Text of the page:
Underscoring the depth of this partnership, President Bush and President Putin reaffirmed U.S.-Russian cooperation in space at their June 1 meeting in St. Petersburg. In their joint statement, the Presidents extolled the role our two countries have played in the field of human space flight and confirmed their mutual aspiration to ensure the continued assembly and viability of the International Space Station as a world-class research facility. Looking to the future, the Presidents agreed to explore ways to enhance our cooperation in the field of space technology and techniques.

The Iran Nonproliferation Act of 2000

As our space partnership proceeds and explores new areas of cooperation, both the State Department and NASA have been rigorous in enforcing the legislative requirements of the Iran Nonproliferation Act (INA) of 2000. With the International Partners and separately with Russian officials, the Administration has consistently made clear that all activity with Russia must be conducted within the bounds of U.S. law and our nonproliferation policy.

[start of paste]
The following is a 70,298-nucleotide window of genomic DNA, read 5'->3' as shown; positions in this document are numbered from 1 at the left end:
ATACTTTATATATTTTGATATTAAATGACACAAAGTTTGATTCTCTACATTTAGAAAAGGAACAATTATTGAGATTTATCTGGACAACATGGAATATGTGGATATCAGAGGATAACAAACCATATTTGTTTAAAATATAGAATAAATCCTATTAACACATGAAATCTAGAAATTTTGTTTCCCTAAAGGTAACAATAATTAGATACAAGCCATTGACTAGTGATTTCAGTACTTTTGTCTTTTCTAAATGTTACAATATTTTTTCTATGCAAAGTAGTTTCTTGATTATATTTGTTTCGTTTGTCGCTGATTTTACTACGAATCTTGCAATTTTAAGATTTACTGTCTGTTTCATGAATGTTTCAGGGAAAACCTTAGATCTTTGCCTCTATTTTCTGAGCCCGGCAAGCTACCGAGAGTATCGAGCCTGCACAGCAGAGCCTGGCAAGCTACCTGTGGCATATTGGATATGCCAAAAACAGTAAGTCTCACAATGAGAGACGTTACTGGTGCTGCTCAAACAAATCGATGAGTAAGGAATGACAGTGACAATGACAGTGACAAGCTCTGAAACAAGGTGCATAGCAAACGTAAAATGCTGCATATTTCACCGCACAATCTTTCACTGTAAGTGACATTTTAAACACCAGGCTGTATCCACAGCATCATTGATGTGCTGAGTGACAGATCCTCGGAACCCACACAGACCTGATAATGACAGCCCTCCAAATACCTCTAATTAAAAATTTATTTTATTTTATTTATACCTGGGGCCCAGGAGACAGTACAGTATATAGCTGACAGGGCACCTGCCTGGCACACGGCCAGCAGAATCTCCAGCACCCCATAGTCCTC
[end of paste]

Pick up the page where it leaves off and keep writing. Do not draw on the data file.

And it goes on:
Bolstering nonproliferation remains a core issue on the U.S.-Russia security agenda. The State Department and other U.S. officials in the Administration have engaged the Russian Government at the most senior levels to seek an end to sensitive cooperation between Russian entities and state sponsors of terrorism, such as Iran.

In the context of our diplomatic engagement, Russia has taken steps, though not yet sufficient, to implement stronger export controls and improve oversight at Russian facilities. In the case of Iran, we have made clear our very strong concern that Russian cooperation with Iran not facilitate Iran's acquisition of nuclear weapons or long-range ballistic missiles. While we cannot go into great detail in an unclassified forum, we can affirm that Russia has taken actions in response to specific cases related to the proliferation of sensitive nuclear technology in the course of our dialogue on nonproliferation. We continue to monitor the issue of ballistic missile technology assistance, and continue to be committed to Russia's cessation of any assistance that could help Iran with the delivery of WMD [weapons of mass destruction].